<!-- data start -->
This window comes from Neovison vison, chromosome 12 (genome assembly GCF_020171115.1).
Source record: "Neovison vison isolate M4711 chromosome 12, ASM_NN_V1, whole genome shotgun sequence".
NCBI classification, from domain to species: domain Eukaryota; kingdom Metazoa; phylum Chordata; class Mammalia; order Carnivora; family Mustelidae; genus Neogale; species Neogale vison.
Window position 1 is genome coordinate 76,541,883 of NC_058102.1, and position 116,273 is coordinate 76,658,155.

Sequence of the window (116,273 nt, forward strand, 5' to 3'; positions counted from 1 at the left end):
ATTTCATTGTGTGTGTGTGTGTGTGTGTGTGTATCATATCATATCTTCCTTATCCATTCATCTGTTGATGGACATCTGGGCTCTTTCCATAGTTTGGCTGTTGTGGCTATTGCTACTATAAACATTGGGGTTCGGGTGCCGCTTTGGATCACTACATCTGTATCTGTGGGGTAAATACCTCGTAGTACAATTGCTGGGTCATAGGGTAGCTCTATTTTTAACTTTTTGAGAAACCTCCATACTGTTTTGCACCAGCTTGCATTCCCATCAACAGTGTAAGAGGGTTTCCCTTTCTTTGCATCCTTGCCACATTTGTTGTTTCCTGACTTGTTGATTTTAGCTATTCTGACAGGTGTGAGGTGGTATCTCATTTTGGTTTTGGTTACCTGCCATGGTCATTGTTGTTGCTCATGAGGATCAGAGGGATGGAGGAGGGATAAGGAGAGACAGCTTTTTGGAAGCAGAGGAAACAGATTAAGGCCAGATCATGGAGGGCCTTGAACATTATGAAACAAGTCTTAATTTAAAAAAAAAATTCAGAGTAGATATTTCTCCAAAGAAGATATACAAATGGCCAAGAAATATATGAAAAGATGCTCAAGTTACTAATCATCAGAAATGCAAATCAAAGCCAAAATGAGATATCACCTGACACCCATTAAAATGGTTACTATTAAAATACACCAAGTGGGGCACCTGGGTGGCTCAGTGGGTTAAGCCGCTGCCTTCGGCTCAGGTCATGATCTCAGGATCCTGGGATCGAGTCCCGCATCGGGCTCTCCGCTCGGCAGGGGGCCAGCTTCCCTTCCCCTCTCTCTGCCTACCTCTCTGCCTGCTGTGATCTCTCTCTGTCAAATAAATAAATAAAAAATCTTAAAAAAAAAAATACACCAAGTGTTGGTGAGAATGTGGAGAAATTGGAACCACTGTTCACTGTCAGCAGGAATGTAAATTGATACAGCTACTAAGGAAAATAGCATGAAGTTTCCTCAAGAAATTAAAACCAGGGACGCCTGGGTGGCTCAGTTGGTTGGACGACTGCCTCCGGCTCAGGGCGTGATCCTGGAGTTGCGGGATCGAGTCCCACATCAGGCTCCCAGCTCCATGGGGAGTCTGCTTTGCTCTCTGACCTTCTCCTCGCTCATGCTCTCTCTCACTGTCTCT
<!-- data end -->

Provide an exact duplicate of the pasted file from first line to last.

This window comes from Neovison vison, chromosome 12 (genome assembly GCF_020171115.1).
Source record: "Neovison vison isolate M4711 chromosome 12, ASM_NN_V1, whole genome shotgun sequence".
NCBI classification, from domain to species: domain Eukaryota; kingdom Metazoa; phylum Chordata; class Mammalia; order Carnivora; family Mustelidae; genus Neogale; species Neogale vison.
Window position 1 is genome coordinate 76,541,883 of NC_058102.1, and position 116,273 is coordinate 76,658,155.

Sequence of the window (116,273 nt, forward strand, 5' to 3'; positions counted from 1 at the left end):
ATTTCATTGTGTGTGTGTGTGTGTGTGTGTGTATCATATCATATCTTCCTTATCCATTCATCTGTTGATGGACATCTGGGCTCTTTCCATAGTTTGGCTGTTGTGGCTATTGCTACTATAAACATTGGGGTTCGGGTGCCGCTTTGGATCACTACATCTGTATCTGTGGGGTAAATACCTCGTAGTACAATTGCTGGGTCATAGGGTAGCTCTATTTTTAACTTTTTGAGAAACCTCCATACTGTTTTGCACCAGCTTGCATTCCCATCAACAGTGTAAGAGGGTTTCCCTTTCTTTGCATCCTTGCCACATTTGTTGTTTCCTGACTTGTTGATTTTAGCTATTCTGACAGGTGTGAGGTGGTATCTCATTTTGGTTTTGGTTACCTGCCATGGTCATTGTTGTTGCTCATGAGGATCAGAGGGATGGAGGAGGGATAAGGAGAGACAGCTTTTTGGAAGCAGAGGAAACAGATTAAGGCCAGATCATGGAGGGCCTTGAACATTATGAAACAAGTCTTAATTTAAAAAAAAAATTCAGAGTAGATATTTCTCCAAAGAAGATATACAAATGGCCAAGAAATATATGAAAAGATGCTCAAGTTACTAATCATCAGAAATGCAAATCAAAGCCAAAATGAGATATCACCTGACACCCATTAAAATGGTTACTATTAAAATACACCAAGTGGGGCACCTGGGTGGCTCAGTGGGTTAAGCCGCTGCCTTCGGCTCAGGTCATGATCTCAGGATCCTGGGATCGAGTCCCGCATCGGGCTCTCCGCTCGGCAGGGGGCCAGCTTCCCTTCCCCTCTCTCTGCCTACCTCTCTGCCTGCTGTGATCTCTCTCTGTCAAATAAATAAATAAAAAATCTTAAAAAAAAAAATACACCAAGTGTTGGTGAGAATGTGGAGAAATTGGAACCACTGTTCACTGTCAGCAGGAATGTAAATTGATACAGCTACTAAGGAAAATAGCATGAAGTTTCCTCAAGAAATTAAAACCAGGGACGCCTGGGTGGCTCAGTTGGTTGGACGACTGCCTCCGGCTCAGGGCGTGATCCTGGAGTTGCGGGATCGAGTCCCACATCAGGCTCCCAGCTCCATGGGGAGTCTGCTTTGCTCTCTGACCTTCTCCTCGCTCATGCTCTCTCTCACTGTCTCT